We also heard of GM corn and soy being developed and then discovered that the seeds employed for the end crop were sterile and that farmers had to go back each year to agribusinesses like Monsanto, to repurchase seed that they would normally set aside from their own crops.
Then we heard instances where, despite assurances, both these crops escaped into adjoining farmer's paddocks and infected their crops.
This was a major concern to organic farmers who suddenly found themselves unprotected by the regulators - the organic farmers were actually sued for breach of patent by Monsanto - a convoluted decision by the regulators allowing this to happen.

How bizarre to be sued over a process where you are the injured party through a situation you have no control over!

Then we began to hear the litany of complaints as it became apparent that GM foods were not risk free and appeared to be causing a major range of allergies that even ocurred when humans consumed animals that had been fed GM plants.
But what a great business model for global food and drug businesses.
On one hand you can patent the end product and on the other, the health problems caused by GM foods opens the door for new patented drugs to be devolped to treat the new problems.
A sort of perpetual motion.

Generally it could be said that a majority of consumers (78%) do not want to ingest GM foods, but they are unable to distinguish a GM product at the supermarket because it is not adequately labelled.
And regulators, by being passive in this area, seem complicit in supporting GM manufacturers to inflict their products on the general public without allowing full disclosure and a freedom of choice.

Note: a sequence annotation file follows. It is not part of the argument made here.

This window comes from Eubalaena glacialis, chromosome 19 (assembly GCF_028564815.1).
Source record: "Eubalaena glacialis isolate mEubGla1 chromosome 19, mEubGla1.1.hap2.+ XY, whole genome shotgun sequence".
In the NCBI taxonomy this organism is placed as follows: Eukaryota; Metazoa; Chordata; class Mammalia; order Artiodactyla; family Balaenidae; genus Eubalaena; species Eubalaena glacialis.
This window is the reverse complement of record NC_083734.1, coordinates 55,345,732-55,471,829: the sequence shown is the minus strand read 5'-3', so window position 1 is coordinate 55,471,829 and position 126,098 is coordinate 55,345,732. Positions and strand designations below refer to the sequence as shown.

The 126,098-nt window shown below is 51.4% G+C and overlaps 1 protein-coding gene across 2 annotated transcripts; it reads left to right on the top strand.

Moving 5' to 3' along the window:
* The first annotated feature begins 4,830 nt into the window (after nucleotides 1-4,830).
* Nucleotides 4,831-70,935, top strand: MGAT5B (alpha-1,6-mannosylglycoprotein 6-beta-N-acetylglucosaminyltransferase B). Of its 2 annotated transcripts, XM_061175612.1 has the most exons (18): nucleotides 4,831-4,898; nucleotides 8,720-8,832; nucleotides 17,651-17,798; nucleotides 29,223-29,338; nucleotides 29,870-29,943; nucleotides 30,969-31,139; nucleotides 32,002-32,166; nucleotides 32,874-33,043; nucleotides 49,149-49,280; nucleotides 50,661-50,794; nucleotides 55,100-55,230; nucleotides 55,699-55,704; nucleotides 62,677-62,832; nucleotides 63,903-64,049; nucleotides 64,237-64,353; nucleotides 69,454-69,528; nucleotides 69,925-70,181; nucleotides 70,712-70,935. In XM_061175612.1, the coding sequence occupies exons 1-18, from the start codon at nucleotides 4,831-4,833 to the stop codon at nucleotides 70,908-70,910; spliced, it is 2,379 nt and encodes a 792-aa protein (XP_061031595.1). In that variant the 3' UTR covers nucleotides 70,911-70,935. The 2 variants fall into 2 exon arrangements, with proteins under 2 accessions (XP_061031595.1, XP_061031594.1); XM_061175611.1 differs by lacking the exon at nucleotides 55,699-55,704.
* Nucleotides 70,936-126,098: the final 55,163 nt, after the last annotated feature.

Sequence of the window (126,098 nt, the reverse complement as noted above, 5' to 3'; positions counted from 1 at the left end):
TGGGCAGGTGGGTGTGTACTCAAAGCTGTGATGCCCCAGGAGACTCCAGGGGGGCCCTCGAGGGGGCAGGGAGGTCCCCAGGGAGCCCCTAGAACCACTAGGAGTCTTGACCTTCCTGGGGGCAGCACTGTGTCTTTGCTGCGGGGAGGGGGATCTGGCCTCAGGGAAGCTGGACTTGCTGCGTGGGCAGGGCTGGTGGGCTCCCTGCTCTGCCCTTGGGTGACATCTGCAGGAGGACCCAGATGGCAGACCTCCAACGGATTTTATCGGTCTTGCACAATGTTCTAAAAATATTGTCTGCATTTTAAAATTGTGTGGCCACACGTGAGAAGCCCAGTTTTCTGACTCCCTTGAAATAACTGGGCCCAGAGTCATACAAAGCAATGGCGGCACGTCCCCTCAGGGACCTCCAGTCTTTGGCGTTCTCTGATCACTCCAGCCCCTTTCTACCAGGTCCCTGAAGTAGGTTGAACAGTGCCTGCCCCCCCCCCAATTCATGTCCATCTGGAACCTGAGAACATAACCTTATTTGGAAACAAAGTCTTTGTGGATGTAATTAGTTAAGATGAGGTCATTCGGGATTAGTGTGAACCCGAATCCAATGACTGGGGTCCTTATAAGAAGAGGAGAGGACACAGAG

Yet there is a strict vigilance surrounding herbal medicines that have been around for centuries where a regime now exists where proponents have to prove their safety and efficacy at a prohibitive cost.
In practice, that squashes the herbal and complementary markets where their traditional use spans centuries.
And before commencing studies on the new GM salmon
Aqua Bounty (the inventor) was reportedly engaged in extensive culling of deformed, diseased and dying fish before any of the data in the application were collected.
We definitely need more rigorous studies using better experimental design, with more sophisticated or sensitive methodology
Yes it does seem that global food and drug manufacturers are being given an open door.

I have compiled a list of concerns that represents the serious issues put forward by a number of involved organisations. It is not necessarily an exhaustive list, but at least it is a starting point for a discussion.

Summarizing complex issues, such as all those concerning food, agriculture and health is not easy, nor is it necessarily a good thing. However I believe that it could be helpful to list the reasons why we should  say “no” to GM foods.
Not because of ideological positions or prejudices, as those who think they are the only repositories of knowledge love to claim, but for serious and justifiable reasons, shared by many researchers and scientists.

1) CONTAMINATION: Safely cultivating GM foods is impossible because of our small farms and lack of adequate natural barriers to protect organic and conventional crops. Additionally, agriculture is part of a living system which includes wild fauna, the water cycle, the wind and the reactions of microorganisms in the soil; GM crops cannot be confined to the surface of the field in which they are being cultivated.